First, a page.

Miami Graffiti Art by H. Love
Publication Date: 2014-03-28
The verve of the South Florida graffiti art scene from the 1980s to present is captured in this landmark book. It offers unparalleled access to the most significant graffiti art works ever produced in Miami. Discover South Florida's graffiti art history throughout its various stages, dating from its classic works of the 1980s to the present influence of graffiti art at the annual Art Basel Festival. Included in the 310 full-color images are works by V05, DFC Crew, 7 UP Crew, the Ink Heads, and many more. Each image is accompanied by key caption information, making this an image archive that serves as a comprehensive catalog of Miami's greatest graffiti art. It is the ideal reference for all graffiti artists and fans of the medium.
Legendary Locals of Greater Miami by Howard Kleinberg; Arva Moore Parks
Publication Date: 2013-10-28
Guided by a visionary widow named Julia Tuttle, the city of Miami truly came into being in 1896 and has not stopped growing. Halfway through the last century, the apparent domination of land, population, and business by whites and--for decades--repressed African Americans became tested and balanced by the victims of the 1959 Cuban Revolution. Beyond that, hundreds of thousands of others from Spanish-speaking lands came to create what truly is an international metropolis. The chapters of Miami's existence are delineated by those legendary locals who came earliest; those who were the pioneers; those who established businesses that endured; those who were the builders and visionaries; those who served in politics; those who came from other places; those who created, built, and extended educational and arts opportunities; and those who embraced the placid environment and natural beauty of the "Magic City."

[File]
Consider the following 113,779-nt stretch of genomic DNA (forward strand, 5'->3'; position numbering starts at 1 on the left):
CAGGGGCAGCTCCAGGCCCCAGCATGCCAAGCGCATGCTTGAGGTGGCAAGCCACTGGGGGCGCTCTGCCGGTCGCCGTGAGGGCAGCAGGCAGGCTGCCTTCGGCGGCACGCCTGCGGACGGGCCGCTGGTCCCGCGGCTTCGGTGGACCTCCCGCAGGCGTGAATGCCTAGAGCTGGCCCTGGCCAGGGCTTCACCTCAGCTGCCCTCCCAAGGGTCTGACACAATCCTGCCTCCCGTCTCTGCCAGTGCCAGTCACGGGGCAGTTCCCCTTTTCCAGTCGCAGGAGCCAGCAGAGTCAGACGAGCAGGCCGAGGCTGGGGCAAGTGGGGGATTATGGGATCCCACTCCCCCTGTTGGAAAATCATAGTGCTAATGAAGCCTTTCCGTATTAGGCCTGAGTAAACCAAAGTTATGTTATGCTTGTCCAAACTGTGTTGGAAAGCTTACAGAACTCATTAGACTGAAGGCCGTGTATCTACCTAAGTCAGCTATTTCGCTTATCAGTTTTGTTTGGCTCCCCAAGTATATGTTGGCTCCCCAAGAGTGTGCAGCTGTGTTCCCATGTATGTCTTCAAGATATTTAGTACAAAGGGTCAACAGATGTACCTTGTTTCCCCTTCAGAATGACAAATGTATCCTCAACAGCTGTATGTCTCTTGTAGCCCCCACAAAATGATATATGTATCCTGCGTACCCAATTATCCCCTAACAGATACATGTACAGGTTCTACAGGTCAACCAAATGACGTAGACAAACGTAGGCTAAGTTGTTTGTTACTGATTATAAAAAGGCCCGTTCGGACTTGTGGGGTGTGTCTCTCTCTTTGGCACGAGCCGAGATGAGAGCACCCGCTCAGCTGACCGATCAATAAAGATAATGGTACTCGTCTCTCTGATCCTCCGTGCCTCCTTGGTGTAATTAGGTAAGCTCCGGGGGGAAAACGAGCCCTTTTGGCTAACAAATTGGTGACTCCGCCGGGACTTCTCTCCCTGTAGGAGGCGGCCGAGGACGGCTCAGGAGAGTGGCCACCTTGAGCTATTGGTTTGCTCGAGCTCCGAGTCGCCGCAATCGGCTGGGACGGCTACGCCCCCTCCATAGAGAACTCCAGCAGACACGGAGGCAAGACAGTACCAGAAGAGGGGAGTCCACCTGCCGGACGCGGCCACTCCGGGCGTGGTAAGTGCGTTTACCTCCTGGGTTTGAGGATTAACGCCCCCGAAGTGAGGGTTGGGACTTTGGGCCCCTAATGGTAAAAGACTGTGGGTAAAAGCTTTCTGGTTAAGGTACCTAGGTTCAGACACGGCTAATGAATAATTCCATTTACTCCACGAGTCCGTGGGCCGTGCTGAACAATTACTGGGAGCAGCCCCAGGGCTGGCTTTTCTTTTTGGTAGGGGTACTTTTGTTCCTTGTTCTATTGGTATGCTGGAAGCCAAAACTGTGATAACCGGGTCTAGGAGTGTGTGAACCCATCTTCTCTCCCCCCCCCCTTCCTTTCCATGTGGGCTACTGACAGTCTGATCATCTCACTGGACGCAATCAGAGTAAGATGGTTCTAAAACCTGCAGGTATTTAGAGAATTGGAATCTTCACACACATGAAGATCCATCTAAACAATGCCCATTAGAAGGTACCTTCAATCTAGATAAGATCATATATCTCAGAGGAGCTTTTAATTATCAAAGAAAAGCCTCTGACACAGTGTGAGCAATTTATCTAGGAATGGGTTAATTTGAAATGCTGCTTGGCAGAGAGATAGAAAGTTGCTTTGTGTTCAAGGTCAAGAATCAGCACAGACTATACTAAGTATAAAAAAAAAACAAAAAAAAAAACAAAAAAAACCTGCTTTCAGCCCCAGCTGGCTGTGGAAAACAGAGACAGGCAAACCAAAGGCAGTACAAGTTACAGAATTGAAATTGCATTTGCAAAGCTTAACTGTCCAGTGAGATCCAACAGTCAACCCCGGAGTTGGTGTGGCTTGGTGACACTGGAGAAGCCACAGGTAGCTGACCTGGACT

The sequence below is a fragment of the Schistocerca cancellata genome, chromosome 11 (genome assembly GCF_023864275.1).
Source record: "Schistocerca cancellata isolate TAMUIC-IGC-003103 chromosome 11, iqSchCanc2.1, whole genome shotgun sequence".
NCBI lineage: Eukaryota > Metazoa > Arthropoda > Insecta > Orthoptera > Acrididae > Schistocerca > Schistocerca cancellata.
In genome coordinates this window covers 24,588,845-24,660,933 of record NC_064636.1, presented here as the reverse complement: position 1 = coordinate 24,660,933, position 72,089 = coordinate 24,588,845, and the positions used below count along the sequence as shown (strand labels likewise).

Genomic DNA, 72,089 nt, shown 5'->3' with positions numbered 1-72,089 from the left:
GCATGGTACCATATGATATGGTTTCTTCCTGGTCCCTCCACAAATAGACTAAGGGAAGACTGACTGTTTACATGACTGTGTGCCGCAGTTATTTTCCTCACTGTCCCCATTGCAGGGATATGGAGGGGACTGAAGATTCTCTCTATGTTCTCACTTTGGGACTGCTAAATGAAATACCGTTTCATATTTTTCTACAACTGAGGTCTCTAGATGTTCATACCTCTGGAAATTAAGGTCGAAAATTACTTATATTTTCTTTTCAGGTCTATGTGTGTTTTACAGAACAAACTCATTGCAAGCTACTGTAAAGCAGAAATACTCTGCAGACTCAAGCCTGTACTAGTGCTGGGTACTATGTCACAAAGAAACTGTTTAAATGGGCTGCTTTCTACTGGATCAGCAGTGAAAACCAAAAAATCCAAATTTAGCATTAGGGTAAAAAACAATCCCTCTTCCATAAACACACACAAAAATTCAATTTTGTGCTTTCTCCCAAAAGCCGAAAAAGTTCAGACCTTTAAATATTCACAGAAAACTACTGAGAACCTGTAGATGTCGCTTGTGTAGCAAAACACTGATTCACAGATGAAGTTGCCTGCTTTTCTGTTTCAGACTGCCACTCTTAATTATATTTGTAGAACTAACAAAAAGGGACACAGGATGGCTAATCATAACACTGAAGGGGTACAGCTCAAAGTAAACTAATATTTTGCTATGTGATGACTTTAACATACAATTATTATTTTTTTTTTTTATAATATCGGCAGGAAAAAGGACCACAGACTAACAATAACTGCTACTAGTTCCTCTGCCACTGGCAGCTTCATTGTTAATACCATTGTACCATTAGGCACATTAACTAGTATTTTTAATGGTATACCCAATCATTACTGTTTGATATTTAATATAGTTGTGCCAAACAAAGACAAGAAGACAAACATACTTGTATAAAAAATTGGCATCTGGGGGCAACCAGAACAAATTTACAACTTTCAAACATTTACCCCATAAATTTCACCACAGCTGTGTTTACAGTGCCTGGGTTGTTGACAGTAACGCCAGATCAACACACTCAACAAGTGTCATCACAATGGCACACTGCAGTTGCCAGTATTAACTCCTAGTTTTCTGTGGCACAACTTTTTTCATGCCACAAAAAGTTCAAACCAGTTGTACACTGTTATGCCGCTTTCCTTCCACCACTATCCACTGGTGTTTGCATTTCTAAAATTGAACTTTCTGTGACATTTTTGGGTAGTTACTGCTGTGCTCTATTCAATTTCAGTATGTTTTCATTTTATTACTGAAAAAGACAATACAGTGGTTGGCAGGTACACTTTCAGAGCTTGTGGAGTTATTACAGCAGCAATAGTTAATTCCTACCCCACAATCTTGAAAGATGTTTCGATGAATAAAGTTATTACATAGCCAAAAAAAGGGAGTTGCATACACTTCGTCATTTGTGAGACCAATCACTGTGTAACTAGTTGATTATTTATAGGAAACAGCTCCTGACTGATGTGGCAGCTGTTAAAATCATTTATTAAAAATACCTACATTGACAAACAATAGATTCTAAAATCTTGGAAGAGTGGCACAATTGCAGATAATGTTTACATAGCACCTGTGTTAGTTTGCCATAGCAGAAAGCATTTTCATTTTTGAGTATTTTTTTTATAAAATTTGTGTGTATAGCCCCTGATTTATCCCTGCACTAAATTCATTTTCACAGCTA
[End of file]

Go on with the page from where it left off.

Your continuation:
The Miami River has proudly served its inhabitants since hunter gatherer days and continues today. Although the Miami River was originally just 4.5 miles in length, it has been a robust working river since the incorporation of Miami in 1896. With a volume of trade exceeding $4 billion annually, the Miami River has been central to the story of Miami for thousands of years. Native Miamians lived along the river for millennia and used it as their ""expressway,"" as well as their source for food and water. The riverbanks have been home to exotic animals, Jesuit missions, slave plantations, Army forts, Julia Tuttle (the ""Mother of Miami""), and a grand Gilded Age hotel. Even with the post-World War II rise of suburbia and the flight of residents away from the center of the city, the river has remained busy. Today, with a renaissance in central Miami, there has been a significant increase in appreciation for the role of the river in this revival and in the rich history of the city.